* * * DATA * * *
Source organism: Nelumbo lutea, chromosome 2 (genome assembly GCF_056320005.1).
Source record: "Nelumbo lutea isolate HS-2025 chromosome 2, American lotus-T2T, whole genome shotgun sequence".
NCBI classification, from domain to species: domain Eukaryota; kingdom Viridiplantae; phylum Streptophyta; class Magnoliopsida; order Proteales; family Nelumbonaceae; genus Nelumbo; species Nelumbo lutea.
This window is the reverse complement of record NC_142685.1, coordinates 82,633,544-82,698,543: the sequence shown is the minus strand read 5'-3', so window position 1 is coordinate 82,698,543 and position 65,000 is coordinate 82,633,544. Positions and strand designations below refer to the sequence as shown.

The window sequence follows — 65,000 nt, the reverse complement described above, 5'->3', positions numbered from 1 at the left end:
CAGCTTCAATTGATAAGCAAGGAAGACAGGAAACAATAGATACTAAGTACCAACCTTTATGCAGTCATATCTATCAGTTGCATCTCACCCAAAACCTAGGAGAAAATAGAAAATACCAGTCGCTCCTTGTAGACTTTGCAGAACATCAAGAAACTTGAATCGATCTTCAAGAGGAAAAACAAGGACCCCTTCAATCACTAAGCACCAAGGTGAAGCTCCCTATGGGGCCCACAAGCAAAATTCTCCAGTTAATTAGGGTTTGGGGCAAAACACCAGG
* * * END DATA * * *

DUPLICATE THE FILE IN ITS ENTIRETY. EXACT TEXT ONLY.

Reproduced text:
Source organism: Nelumbo lutea, chromosome 2 (genome assembly GCF_056320005.1).
Source record: "Nelumbo lutea isolate HS-2025 chromosome 2, American lotus-T2T, whole genome shotgun sequence".
NCBI classification, from domain to species: domain Eukaryota; kingdom Viridiplantae; phylum Streptophyta; class Magnoliopsida; order Proteales; family Nelumbonaceae; genus Nelumbo; species Nelumbo lutea.
This window is the reverse complement of record NC_142685.1, coordinates 82,633,544-82,698,543: the sequence shown is the minus strand read 5'-3', so window position 1 is coordinate 82,698,543 and position 65,000 is coordinate 82,633,544. Positions and strand designations below refer to the sequence as shown.

The window sequence follows — 65,000 nt, the reverse complement described above, 5'->3', positions numbered from 1 at the left end:
CAGCTTCAATTGATAAGCAAGGAAGACAGGAAACAATAGATACTAAGTACCAACCTTTATGCAGTCATATCTATCAGTTGCATCTCACCCAAAACCTAGGAGAAAATAGAAAATACCAGTCGCTCCTTGTAGACTTTGCAGAACATCAAGAAACTTGAATCGATCTTCAAGAGGAAAAACAAGGACCCCTTCAATCACTAAGCACCAAGGTGAAGCTCCCTATGGGGCCCACAAGCAAAATTCTCCAGTTAATTAGGGTTTGGGGCAAAACACCAGG